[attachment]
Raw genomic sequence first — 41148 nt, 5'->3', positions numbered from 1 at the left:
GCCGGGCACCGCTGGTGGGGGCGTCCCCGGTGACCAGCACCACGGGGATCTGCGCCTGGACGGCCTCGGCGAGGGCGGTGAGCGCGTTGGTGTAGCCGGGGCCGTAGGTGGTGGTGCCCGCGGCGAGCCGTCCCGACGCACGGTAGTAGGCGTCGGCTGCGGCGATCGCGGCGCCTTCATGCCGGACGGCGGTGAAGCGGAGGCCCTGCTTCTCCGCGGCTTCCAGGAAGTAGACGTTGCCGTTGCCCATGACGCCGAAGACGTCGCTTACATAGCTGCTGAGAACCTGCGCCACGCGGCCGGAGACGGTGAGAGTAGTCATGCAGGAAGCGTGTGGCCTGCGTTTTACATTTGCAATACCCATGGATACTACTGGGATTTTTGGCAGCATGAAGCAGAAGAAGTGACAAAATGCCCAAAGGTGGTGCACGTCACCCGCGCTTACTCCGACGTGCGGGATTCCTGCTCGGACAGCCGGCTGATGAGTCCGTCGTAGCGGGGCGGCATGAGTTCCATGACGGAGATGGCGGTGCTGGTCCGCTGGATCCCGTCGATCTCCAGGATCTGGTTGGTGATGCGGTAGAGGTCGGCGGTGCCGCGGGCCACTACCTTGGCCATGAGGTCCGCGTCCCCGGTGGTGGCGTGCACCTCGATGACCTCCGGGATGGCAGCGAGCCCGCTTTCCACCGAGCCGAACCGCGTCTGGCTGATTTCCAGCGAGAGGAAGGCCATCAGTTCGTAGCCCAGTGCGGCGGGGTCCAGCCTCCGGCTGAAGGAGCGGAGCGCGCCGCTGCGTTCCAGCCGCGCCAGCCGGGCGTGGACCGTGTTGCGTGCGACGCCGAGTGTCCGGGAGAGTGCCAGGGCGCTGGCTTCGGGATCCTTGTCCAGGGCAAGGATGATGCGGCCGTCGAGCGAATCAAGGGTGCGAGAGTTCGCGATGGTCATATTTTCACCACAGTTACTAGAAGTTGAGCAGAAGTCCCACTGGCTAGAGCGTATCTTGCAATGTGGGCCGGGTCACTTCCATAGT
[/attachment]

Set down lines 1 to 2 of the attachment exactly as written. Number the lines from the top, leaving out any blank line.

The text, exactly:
Raw genomic sequence first — 41148 nt, 5'->3', positions numbered from 1 at the left:
GCCGGGCACCGCTGGTGGGGGCGTCCCCGGTGACCAGCACCACGGGGATCTGCGCCTGGACGGCCTCGGCGAGGGCGGTGAGCGCGTTGGTGTAGCCGGGGCCGTAGGTGGTGGTGCCCGCGGCGAGCCGTCCCGACGCACGGTAGTAGGCGTCGGCTGCGGCGATCGCGGCGCCTTCATGCCGGACGGCGGTGAAGCGGAGGCCCTGCTTCTCCGCGGCTTCCAGGAAGTAGACGTTGCCGTTGCCCATGACGCCGAAGACGTCGCTTACATAGCTGCTGAGAACCTGCGCCACGCGGCCGGAGACGGTGAGAGTAGTCATGCAGGAAGCGTGTGGCCTGCGTTTTACATTTGCAATACCCATGGATACTACTGGGATTTTTGGCAGCATGAAGCAGAAGAAGTGACAAAATGCCCAAAGGTGGTGCACGTCACCCGCGCTTACTCCGACGTGCGGGATTCCTGCTCGGACAGCCGGCTGATGAGTCCGTCGTAGCGGGGCGGCATGAGTTCCATGACGGAGATGGCGGTGCTGGTCCGCTGGATCCCGTCGATCTCCAGGATCTGGTTGGTGATGCGGTAGAGGTCGGCGGTGCCGCGGGCCACTACCTTGGCCATGAGGTCCGCGTCCCCGGTGGTGGCGTGCACCTCGATGACCTCCGGGATGGCAGCGAGCCCGCTTTCCACCGAGCCGAACCGCGTCTGGCTGATTTCCAGCGAGAGGAAGGCCATCAGTTCGTAGCCCAGTGCGGCGGGGTCCAGCCTCCGGCTGAAGGAGCGGAGCGCGCCGCTGCGTTCCAGCCGCGCCAGCCGGGCGTGGACCGTGTTGCGTGCGACGCCGAGTGTCCGGGAGAGTGCCAGGGCGCTGGCTTCGGGATCCTTGTCCAGGGCAAGGATGATGCGGCCGTCGAGCGAATCAAGGGTGCGAGAGTTCGCGATGGTCATATTTTCACCACAGTTACTAGAAGTTGAGCAGAAGTCCCACTGGCTAGAGCGTATCTTGCAATGTGGGCCGGGTCACTTCCATAGT